Here’s to not getting sniped through walls anymore!
3. It looks sick.
Because of course it does! The epic battles they teased, the abilities, the new guns and stories – everything looks bigger and better than before. Cayde is genuinely funny, and possibly my favorite character in the game.
Granted, the art style doesn’t look drastically different from Destiny 1, but I don’t think that a drastic leap in art style would have been the right choice. Destiny is a familiar experience, and the sequel should be everything good about the first game with enhancements all across the board.
Also, did anyone else notice the sun exploding?
Just me? Oh well, all secrets will (hopefully) be revealed in time.
Now for what’s nagging at me.
1. Bungie’s history of hype
Bungie has a long history of overhyping their games before release.
Halo 2 had a lot of things working against it. Bungie such an impressive E3 demo that it physically couldn’t run on the original Xbox, so they used a PC instead. The same segment in the official game was far less impressive. Given pressure from Microsoft, the game was rushed and had to end on a cliffhanger that Halo 3 (somewhat) resolved.
2. No more Grimoire cards
This is more of a personal gripe, but I really enjoy having the game lore in my pocket at all times, readily available in the app. Literally none of it was in the game, but I could find these stories whenever I wanted and draw inspiration from them.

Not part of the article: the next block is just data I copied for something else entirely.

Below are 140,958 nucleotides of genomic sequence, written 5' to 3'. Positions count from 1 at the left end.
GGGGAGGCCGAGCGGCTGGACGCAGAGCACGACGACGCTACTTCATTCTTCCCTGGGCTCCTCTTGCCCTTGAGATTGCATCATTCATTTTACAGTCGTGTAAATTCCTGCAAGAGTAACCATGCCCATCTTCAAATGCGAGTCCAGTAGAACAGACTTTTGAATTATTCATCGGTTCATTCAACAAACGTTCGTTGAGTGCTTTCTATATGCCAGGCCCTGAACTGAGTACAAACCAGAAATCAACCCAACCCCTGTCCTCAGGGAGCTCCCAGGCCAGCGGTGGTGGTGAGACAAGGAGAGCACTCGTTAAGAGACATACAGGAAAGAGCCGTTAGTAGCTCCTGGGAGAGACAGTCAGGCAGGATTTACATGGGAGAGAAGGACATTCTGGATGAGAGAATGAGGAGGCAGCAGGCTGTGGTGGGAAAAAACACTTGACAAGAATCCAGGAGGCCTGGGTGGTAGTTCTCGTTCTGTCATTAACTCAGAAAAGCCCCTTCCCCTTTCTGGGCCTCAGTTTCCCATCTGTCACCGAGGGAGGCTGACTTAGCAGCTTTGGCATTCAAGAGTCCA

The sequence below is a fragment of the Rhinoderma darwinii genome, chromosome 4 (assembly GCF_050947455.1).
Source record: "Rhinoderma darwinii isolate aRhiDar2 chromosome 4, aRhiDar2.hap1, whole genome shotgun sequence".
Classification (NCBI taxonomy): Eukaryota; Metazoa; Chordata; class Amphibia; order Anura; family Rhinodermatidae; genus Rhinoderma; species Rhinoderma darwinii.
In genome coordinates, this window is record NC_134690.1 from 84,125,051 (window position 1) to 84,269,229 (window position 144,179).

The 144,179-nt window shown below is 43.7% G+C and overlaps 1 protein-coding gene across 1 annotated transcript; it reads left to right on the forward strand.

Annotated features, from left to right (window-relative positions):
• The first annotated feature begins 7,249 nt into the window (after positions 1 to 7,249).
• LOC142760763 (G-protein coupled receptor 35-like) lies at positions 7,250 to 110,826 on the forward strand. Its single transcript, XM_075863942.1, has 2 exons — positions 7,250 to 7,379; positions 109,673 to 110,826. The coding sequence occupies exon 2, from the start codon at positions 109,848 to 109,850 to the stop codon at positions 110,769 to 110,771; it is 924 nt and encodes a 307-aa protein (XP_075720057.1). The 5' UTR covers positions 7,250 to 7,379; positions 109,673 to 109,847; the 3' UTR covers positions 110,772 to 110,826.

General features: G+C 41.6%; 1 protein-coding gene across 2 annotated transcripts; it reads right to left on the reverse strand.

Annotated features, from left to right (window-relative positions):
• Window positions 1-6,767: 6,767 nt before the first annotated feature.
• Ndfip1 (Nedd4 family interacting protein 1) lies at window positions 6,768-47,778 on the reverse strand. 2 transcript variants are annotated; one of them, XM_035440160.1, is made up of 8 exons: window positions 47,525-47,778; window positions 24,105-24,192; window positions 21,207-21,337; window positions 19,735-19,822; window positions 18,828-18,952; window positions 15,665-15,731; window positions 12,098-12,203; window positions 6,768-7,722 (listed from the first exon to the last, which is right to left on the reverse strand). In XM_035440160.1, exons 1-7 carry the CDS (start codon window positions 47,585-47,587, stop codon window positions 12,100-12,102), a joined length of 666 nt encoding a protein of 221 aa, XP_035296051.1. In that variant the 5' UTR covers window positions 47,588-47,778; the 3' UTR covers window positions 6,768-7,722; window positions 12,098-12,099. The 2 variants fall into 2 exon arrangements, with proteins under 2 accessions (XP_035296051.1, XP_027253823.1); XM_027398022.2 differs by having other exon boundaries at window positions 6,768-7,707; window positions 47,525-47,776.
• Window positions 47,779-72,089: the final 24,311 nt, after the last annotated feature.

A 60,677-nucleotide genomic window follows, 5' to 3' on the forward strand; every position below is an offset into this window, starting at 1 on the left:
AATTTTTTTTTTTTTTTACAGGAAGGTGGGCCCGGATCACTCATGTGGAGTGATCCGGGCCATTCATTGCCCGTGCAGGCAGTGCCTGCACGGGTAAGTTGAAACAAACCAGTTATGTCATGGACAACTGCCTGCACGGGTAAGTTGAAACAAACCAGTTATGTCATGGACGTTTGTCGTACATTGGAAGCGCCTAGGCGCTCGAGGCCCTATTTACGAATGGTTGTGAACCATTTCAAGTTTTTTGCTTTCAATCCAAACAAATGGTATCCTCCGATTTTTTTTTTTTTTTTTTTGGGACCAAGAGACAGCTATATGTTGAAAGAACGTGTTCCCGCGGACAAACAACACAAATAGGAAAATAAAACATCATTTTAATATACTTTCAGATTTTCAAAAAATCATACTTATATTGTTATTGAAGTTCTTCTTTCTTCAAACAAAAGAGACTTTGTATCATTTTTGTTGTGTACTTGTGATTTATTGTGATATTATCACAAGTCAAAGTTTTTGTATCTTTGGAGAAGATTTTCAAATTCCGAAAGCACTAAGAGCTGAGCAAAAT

I have no qualms with Destiny 2’s story being filled with the lore, that was one of the biggest problems with the original’s story/lack thereof.
In my perfect little world, the story would be rich with lore and point to a larger story that would be expounded upon in great detail in the grimoire.
I know not everyone cares about the lore or the grimoire, but honestly those dumb little playing cards were probably the reason this game has become so important and interesting to me (that, combined with the fact that Destiny is designed to addict you, but I’ve come to terms with the love-hate relationship I have with this game).
3. Destiny 1 has been spoiling us
As much as everyone loves getting loot, Rise of Iron and Age of Triumph made loot drops really frequent and very high leveled.
To quote the dev team…
“We’ve been generous as f*ck.” ~ Bungie
Year 3 of Destiny was meant as a sort of final huzzah, a victory lap while we waited for Destiny 2. To satisfy the community as much as possible, Bungie made it as rewarding as possible.
This is great for the average player, but it feels almost like they were spoiling us. Odds are that drop rates will be back to their normal, lower rate in Destiny 2, and that might be hard to get used to again for most people.
But that’s mostly speculation. We’ve seen but a short glimpse into the future of the series, and final judgment will come to pass with its release in September.
That’s really all I have to say for now. I’ll have more updates and articles on D2 over the course of the summer, exploring more niche and curious aspects of the game as we learn more.
Until then, keep your eyes up, Guardian. We’re just getting started.